With the EU’s 2018 General Data Protection Regulation (GDPR), the California Consumer Privacy Act (CCPA), which became effective January 2020, and the patchwork of U.S. state privacy regulations that continue to roll out, privacy has been a hot topic in the media as of late. But what exactly is “privacy,” and how can your company address privacy concerns from the get-go?

At a very high level, privacy is the right to be let alone. “Data privacy” or “information privacy” relates more specifically to an individual’s right to control how his or her personally identifiable information is collected, used, processed, stored, disclosed, sold, and deleted. While the definition of “personally identifiable information” varies based on the applicable statute, it generally encompasses any information which can be used to distinguish or trace and individual’s identity (e.g., a name, social security number, tax ID, driver’s license number, biometric records, etc.) alone, or when combined with other personal or identifying information which is linked or linkable to a specific individual.

Privacy by Design, a foundational concept of the GDPR and CCPA[1], is a set of seven principles that integrates privacy into the creation and operation of new devices, IT systems, networked infrastructure, and corporate policies. As an emerging growth company, you are uniquely positioned to embed the following principles into the very fabric of your organization from the outset, mitigating the risk of an adverse privacy-related incident during your growth.

  1. Proactive not Reactive; Preventative not Remedial. Think about data privacy and make it a priority from the start.
  • Make a clear commitment, at the highest levels, to set and enforce high standards of privacy – and make this part of your mission statement.
  • Develop an inventory of personal data and document data flows (e.g., between systems, between processes, between countries); conduct regular privacy impact assessments to identify potential weaknesses and mitigate the risk of a breach.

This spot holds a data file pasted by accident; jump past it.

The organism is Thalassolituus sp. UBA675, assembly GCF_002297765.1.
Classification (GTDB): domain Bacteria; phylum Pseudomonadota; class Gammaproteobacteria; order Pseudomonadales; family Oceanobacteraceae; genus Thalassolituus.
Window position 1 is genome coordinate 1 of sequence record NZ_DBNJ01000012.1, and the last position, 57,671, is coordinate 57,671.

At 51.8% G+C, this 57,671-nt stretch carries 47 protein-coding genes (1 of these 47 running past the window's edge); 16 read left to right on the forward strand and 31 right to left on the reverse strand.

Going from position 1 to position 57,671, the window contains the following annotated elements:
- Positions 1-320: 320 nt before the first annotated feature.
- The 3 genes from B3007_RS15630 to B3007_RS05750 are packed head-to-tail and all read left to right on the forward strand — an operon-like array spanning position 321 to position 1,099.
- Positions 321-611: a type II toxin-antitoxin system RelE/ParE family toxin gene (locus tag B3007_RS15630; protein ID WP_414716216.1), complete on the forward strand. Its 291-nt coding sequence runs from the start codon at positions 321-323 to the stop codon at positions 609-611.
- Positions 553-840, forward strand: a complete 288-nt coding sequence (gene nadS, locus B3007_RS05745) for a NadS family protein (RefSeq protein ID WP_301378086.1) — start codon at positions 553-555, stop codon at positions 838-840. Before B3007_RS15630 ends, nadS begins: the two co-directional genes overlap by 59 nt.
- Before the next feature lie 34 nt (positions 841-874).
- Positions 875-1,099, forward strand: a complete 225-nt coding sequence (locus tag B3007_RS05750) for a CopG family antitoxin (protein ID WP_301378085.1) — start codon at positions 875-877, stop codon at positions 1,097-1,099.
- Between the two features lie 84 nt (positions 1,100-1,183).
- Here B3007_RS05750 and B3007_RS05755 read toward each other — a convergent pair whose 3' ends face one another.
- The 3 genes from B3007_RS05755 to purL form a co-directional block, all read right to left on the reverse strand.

1. Privacy as the Default Setting. Give consumers the maximum privacy protection as a baseline.
  • Collect only the minimum amount of personal data necessary for a legitimate business purpose.
  • Limit the use, retention, and disclosure of personal data to the relevant purposes communicated to the individual, for which he or she has consented.
  • Keep personal data only as long as necessary to fulfil the stated purposes, and then securely destroy it.
  1. Privacy Embedded into Design. Make data privacy integral to your business practices and operational infrastructure.
  • Integrate privacy considerations into your IT systems (e.g., through firewalls, passwords, encryption, data aggregation, pseudonymization, de-identification) and operational training (e.g., HR, marketing, call centers)
  • Include privacy and data security provisions in agreements and contracts with third parties (e.g., clients, vendors, processors, affiliates)
  1. Full Functionality – Positive-Sum, Not Zero-Sum. Remember that privacy should not compete with other business interests or compromise your business goals. It should align with and advance your company objectives in a win-win manner, without diminishing functionality.
  2. End-to-End Security – Full Lifecycle Protection. Implement cradle-to-grave, secure lifecycle management of information.
  • Incorporate reasonable security measures, including administrative (e.g., access control), technical (e.g., encryption), and physical (e.g., locks, employee device policies), to safeguard personal data throughout its lifecycle.
  • Ensure that all data is securely collected, retained, and then destroyed in a timely manner.
  • Develop and maintain a data privacy incident/breach response plan.
  1. Visibility and Transparency – Keep it Open. Make sure that your privacy practices are clear for consumers.
  • Draft detailed and updated (at least yearly) privacy policies that specify exactly what data you collect and what you do with it.
  • Demonstrate accountability by documenting compliance efforts and communicating privacy practices to stakeholders.
  1. Respect for User Privacy – Keep it User-Centric. Keep data accurate and give control to the consumer.
  • Maintain the confidentiality and integrity of personal data (e.g., by making sure that the data is accurate, complete, and up-to-date).
  • Give consumers the rights to access, modify, delete, or restrict the use or sale of their personal data, and, where possible, obtain consent for the use of personal data.

If your company seeks to collect and use personal information as part of your business plan, you may want to consider incorporating the above Privacy by Design principles into your everyday business practices as a means to ultimately build trust with consumers, attract investors, and reduce potential liability through proactive planning.

In a pandemic world, with remote working and learning vastly increasing the amount of data – including personal data – being collected, transmitted, and processed, implementing these best practices as a foundational strategy is more important than ever.

[1]The Privacy by Design principles were originally developed by Ann Cavoukian, Ph.D., former Information & Privacy Commissioner for the Canadian province of Ontario.